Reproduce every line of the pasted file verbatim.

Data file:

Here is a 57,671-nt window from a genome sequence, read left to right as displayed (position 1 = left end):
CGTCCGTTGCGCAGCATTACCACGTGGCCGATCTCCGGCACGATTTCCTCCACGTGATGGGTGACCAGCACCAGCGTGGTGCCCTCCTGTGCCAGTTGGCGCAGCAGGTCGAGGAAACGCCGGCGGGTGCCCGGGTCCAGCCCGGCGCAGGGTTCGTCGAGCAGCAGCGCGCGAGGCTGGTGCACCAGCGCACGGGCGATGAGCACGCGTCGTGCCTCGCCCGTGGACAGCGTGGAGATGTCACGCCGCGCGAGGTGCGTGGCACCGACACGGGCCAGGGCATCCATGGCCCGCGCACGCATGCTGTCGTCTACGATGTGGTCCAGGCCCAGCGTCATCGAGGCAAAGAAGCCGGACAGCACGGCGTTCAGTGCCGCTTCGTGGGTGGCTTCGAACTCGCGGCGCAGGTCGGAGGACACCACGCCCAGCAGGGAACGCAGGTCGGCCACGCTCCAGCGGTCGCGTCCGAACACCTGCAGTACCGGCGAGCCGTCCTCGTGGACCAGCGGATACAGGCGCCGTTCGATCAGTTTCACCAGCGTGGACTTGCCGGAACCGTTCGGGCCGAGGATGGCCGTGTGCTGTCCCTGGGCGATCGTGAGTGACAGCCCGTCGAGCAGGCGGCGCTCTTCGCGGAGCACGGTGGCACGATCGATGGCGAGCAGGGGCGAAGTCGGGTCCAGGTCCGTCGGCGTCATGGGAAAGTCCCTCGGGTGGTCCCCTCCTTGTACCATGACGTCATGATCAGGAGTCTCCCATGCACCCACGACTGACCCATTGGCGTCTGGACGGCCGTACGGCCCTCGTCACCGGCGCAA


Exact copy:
Here is a 57,671-nt window from a genome sequence, read left to right as displayed (position 1 = left end):
CGTCCGTTGCGCAGCATTACCACGTGGCCGATCTCCGGCACGATTTCCTCCACGTGATGGGTGACCAGCACCAGCGTGGTGCCCTCCTGTGCCAGTTGGCGCAGCAGGTCGAGGAAACGCCGGCGGGTGCCCGGGTCCAGCCCGGCGCAGGGTTCGTCGAGCAGCAGCGCGCGAGGCTGGTGCACCAGCGCACGGGCGATGAGCACGCGTCGTGCCTCGCCCGTGGACAGCGTGGAGATGTCACGCCGCGCGAGGTGCGTGGCACCGACACGGGCCAGGGCATCCATGGCCCGCGCACGCATGCTGTCGTCTACGATGTGGTCCAGGCCCAGCGTCATCGAGGCAAAGAAGCCGGACAGCACGGCGTTCAGTGCCGCTTCGTGGGTGGCTTCGAACTCGCGGCGCAGGTCGGAGGACACCACGCCCAGCAGGGAACGCAGGTCGGCCACGCTCCAGCGGTCGCGTCCGAACACCTGCAGTACCGGCGAGCCGTCCTCGTGGACCAGCGGATACAGGCGCCGTTCGATCAGTTTCACCAGCGTGGACTTGCCGGAACCGTTCGGGCCGAGGATGGCCGTGTGCTGTCCCTGGGCGATCGTGAGTGACAGCCCGTCGAGCAGGCGGCGCTCTTCGCGGAGCACGGTGGCACGATCGATGGCGAGCAGGGGCGAAGTCGGGTCCAGGTCCGTCGGCGTCATGGGAAAGTCCCTCGGGTGGTCCCCTCCTTGTACCATGACGTCATGATCAGGAGTCTCCCATGCACCCACGACTGACCCATTGGCGTCTGGACGGCCGTACGGCCCTCGTCACCGGCGCAA